Insurance 101

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  • Achieving Financial Goals

  • Many couples feel that talking about money with a spouse or partner makes it seem as though you don’t really trust them. In actuality, when you discuss financial objectives and your long-term strategies for achieving them, you’re proving just how committed you are to building a life with your partner. The Life and Health Insurance Foundation for Education (LIFE) has put together these tips to help couples sort out their thoughts to find common goals:

    1. Get it all out in the open — Tell each other the names of the institutions where checking, savings, and investment accounts, and mortgages are held. Be sure each of you knows the whereabouts of birth/marriage certificates, titles/deeds for house/cars, insurance policies, jewelry, and the safe deposit key.
    2. Unify your financial responsibilities — Determine right at the start of the relationship what your spending and saving habits will be, whether you’ll open joint accounts, and if the responsibility of paying the bills will belong to one person or be handled jointly.
    3. Get ready for emergencies — Open an emergency savings fund in which you should always keep at least six months worth of income to pay for the unexpected.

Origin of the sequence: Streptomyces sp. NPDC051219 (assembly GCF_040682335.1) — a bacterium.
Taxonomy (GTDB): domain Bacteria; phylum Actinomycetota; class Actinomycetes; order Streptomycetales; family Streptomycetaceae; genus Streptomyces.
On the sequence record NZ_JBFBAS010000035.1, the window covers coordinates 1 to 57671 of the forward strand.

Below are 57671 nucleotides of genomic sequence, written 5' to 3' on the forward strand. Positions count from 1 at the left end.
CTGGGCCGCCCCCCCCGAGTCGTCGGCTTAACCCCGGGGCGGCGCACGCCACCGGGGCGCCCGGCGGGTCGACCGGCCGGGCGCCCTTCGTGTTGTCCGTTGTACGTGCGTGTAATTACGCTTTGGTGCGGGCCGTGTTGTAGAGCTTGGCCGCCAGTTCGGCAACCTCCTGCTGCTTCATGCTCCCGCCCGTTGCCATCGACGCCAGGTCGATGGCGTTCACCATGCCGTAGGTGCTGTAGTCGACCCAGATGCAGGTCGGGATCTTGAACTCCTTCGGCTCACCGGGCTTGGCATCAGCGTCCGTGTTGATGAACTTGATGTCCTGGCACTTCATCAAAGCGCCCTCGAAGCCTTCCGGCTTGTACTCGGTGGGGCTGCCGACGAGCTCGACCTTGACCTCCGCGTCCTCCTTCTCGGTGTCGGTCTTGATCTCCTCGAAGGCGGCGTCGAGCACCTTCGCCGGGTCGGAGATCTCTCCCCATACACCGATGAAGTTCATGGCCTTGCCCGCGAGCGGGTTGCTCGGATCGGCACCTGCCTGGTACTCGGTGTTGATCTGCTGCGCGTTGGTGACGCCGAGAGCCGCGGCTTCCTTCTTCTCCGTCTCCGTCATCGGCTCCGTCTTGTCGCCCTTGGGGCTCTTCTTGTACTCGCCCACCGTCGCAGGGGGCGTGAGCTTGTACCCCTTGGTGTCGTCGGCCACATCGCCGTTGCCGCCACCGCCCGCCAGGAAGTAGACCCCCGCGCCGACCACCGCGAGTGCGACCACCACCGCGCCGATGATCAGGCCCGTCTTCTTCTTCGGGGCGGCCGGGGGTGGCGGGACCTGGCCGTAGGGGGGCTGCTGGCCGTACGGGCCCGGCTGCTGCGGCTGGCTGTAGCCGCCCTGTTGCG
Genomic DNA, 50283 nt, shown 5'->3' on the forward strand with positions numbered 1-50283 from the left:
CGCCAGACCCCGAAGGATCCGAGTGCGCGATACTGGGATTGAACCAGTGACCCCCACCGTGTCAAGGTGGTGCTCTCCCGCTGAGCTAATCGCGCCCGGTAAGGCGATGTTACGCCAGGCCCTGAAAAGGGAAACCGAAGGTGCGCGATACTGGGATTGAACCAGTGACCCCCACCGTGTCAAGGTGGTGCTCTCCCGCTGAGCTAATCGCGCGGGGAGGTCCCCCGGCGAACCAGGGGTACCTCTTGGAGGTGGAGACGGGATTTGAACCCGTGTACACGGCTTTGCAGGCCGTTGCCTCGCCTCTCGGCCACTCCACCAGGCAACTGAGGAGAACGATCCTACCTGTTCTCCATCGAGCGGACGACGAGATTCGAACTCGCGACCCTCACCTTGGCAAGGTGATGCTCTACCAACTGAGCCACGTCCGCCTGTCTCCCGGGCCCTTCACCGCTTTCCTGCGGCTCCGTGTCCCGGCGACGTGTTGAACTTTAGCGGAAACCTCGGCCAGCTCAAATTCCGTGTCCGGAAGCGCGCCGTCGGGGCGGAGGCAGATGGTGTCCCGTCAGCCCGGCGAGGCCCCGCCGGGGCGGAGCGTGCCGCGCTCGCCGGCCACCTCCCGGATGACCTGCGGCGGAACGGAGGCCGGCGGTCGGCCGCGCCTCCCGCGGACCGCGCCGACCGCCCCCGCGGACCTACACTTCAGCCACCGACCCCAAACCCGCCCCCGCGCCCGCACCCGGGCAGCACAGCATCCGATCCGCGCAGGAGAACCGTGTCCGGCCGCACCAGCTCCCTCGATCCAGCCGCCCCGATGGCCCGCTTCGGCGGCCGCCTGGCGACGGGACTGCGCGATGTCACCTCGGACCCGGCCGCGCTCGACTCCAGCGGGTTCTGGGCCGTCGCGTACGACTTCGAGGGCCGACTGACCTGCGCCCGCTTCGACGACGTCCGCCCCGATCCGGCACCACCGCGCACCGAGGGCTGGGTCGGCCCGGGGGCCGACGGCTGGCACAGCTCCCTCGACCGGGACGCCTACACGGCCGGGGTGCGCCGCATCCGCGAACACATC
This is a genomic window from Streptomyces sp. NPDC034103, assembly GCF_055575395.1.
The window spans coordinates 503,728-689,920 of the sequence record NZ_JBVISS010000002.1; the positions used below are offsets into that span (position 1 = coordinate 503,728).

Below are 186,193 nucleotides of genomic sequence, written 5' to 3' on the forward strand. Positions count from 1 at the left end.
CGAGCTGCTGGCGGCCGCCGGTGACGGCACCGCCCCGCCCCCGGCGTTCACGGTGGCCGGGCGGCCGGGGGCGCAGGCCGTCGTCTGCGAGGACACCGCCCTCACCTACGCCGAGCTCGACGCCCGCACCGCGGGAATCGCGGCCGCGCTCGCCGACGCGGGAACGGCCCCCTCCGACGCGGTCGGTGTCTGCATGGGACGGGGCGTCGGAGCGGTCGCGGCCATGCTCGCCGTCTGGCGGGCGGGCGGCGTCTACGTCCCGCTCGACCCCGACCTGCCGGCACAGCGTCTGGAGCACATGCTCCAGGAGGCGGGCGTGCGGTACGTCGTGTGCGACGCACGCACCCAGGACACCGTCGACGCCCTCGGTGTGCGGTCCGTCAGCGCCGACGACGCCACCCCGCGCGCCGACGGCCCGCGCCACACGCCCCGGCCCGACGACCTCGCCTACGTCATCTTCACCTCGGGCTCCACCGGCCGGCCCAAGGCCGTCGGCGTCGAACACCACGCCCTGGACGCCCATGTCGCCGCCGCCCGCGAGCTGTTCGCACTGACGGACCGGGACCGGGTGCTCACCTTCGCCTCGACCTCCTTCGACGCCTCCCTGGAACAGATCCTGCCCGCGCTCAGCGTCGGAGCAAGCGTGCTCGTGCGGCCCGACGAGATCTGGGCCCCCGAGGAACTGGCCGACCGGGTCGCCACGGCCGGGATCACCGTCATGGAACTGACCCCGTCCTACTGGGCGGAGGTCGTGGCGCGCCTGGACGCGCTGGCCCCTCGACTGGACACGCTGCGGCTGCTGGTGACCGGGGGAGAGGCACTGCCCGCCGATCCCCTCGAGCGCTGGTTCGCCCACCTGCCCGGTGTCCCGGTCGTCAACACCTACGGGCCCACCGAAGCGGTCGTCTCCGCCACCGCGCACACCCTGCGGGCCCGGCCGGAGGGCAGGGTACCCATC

4. Buy enough Life insurance — According to LIMRA International, most married couples have less than half the recommended amount of Life insurance coverage. Husbands should carry enough to replace their income for 4.2 years, and wives should be covered for 4.9 years. To calculate your individual needs, go to Calculate Your Life Insurance Needs at the website.
    5. Be prepared for disability — Seventy percent of working adults say they could only take off one month or less of unpaid leave before expenses would force them to return to work. One-third of all workers over the age of 30 will suffer a disability lasting three months or more at some time in their career. To figure out how much you need, go to Calculate Your Disability Insurance Needs at the website.
    6. Meet with an insurance agent — We will help you assess your coverage needs and assist you in creating a financial plan that will protect your family even after you’re gone.
    7. Don’t put off getting a will drawn — It’s important to set down all the specifics of how your estate will be managed after death and who the executors, guardians and trustees will be. Make sure you each have a living will, too, so that your spouse knows your wishes regarding artificial life support. Finally, designate a power of attorney to manage your financial affairs if you’re not able to do so yourself.

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